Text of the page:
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BMC Gastroenterol. 2017 Aug 8;17(1):96. doi: 10.1186/s12876-017-0652-3.

Efficacy of glutathione for the treatment of nonalcoholic fatty liver disease: an open-label, single-arm, multicenter, pilot study.

Author information

1
Department of Gastroenterology and Hepatology, Yokohama City University Graduate School of Medicine, Yokohama, Japan.
2
Division of Hepatology and Pancreatology, Department of Internal Medicine, Aichi Medical University, Aichi, Japan.
3
Department of Biostatistics, Yokohama City University Graduate School of Medicine, Yokohama, Japan.
4
Department of Gastroenterology and Hepatology, Kyoto Prefectural University of Medicine, Kyoto, Japan.
5
Center for Digestive and Liver Diseases, Nara City Hospital, Nara, Japan.
6
Department of Gastroenterology and Hepatology, Kochi Medical School, Kochi, Japan.
7
Liver Center, Saga University Hospital, Saga, Japan.
8
Division of Applied Life Sciences, Graduate School of Life and Environmental Sciences, Kyoto Prefectural University, Kyoto, Japan.
9
Division of Applied Biosciences, Graduate School of Agriculture, Kyoto University, Kyoto, Japan.
10
Department of Gastroenterology and Hepatology, Yokohama City University Graduate School of Medicine, Yokohama, Japan. nakajima-tky@umin.ac.jp.

Abstract

BACKGROUND:

Glutathione plays crucial roles in the detoxification and antioxidant systems of cells and has been used to treat acute poisoning and chronic liver diseases by intravenous injection. This is a first study examining the therapeutic effects of oral administration of glutathione in patients with nonalcoholic fatty liver disease (NAFLD).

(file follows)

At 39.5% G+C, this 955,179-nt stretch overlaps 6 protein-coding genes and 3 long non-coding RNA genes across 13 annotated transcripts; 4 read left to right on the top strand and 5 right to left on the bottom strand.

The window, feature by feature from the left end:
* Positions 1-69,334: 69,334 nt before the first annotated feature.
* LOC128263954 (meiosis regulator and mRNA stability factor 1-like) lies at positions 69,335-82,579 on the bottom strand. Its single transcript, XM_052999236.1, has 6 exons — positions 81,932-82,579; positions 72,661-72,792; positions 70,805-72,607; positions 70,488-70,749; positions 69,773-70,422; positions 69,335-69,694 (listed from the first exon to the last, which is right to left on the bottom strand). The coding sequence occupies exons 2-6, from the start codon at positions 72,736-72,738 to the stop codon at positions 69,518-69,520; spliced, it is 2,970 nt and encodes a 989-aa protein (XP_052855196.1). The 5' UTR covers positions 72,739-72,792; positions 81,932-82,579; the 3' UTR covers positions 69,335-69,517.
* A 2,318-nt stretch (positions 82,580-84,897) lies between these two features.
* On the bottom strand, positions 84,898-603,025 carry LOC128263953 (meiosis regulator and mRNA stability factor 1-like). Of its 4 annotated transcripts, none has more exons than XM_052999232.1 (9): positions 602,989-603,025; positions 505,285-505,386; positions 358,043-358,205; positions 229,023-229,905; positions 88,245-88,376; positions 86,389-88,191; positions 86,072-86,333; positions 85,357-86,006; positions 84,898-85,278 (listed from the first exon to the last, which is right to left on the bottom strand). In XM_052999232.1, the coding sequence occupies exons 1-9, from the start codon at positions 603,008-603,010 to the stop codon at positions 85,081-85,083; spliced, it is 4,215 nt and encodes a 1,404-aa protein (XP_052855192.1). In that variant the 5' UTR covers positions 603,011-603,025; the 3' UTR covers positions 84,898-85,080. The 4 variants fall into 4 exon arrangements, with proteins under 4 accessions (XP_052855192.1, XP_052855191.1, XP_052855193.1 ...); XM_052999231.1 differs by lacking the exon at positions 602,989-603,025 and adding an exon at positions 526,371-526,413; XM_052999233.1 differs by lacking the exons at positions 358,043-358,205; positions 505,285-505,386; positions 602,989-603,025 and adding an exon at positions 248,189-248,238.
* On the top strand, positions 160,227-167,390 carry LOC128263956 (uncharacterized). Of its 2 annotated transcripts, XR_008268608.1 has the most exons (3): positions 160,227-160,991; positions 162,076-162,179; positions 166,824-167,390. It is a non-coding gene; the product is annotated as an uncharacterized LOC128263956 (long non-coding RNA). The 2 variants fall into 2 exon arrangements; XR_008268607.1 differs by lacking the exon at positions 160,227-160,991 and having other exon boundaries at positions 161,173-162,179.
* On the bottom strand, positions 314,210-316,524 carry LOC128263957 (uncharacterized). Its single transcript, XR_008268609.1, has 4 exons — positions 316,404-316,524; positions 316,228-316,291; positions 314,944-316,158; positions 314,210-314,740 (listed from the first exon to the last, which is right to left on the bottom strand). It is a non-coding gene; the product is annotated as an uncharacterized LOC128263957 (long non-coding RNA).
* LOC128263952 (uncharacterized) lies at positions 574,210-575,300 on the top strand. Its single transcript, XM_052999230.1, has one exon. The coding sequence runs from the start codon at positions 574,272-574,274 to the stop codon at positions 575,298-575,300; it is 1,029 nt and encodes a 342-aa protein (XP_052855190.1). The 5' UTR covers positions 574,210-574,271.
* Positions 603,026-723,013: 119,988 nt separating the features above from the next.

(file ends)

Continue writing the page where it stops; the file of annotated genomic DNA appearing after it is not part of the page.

METHODS:

The study was an open label, single arm, multicenter, pilot trial. Thirty-four NAFLD patients diagnosed using ultrasonography were prospectively evaluated. All patients first underwent intervention to improve their lifestyle habits (diet and exercise) for 3 months, followed by treatment with glutathione (300 mg/day) for 4 months. We evaluated their clinical parameters before and after glutathione treatment. We also quantified liver fat and fibrosis using vibration-controlled transient elastography. The primary outcome of the study was the change in alanine aminotransferase (ALT) levels.

RESULTS:

Twenty-nine patients finished the protocol. ALT levels significantly decreased following treatment with glutathione for 4 months. In addition, triglycerides, non-esterified fatty acids, and ferritin levels also decreased with glutathione treatment. Following dichotomization of ALT responders based on a median 12.9% decrease from baseline, we found that ALT responders were younger in age and did not have severe diabetes compared with ALT non-responders. The controlled attenuation parameter also decreased in ALT responders.

CONCLUSIONS:

This pilot study demonstrates the potential therapeutic effects of oral administration of glutathione in practical dose for patients with NAFLD. Large-scale clinical trials are needed to verify its efficacy.

TRIAL REGISTRATION:

UMIN000011118 (date of registration: July 4, 2013).

KEYWORDS:

Controlled attenuation parameter; Glutathione; Nonalcoholic fatty liver disease

PMID:
28789631
PMCID:
PMC5549431
DOI:
10.1186/s12876-017-0652-3
[Indexed for MEDLINE]
Free PMC Article

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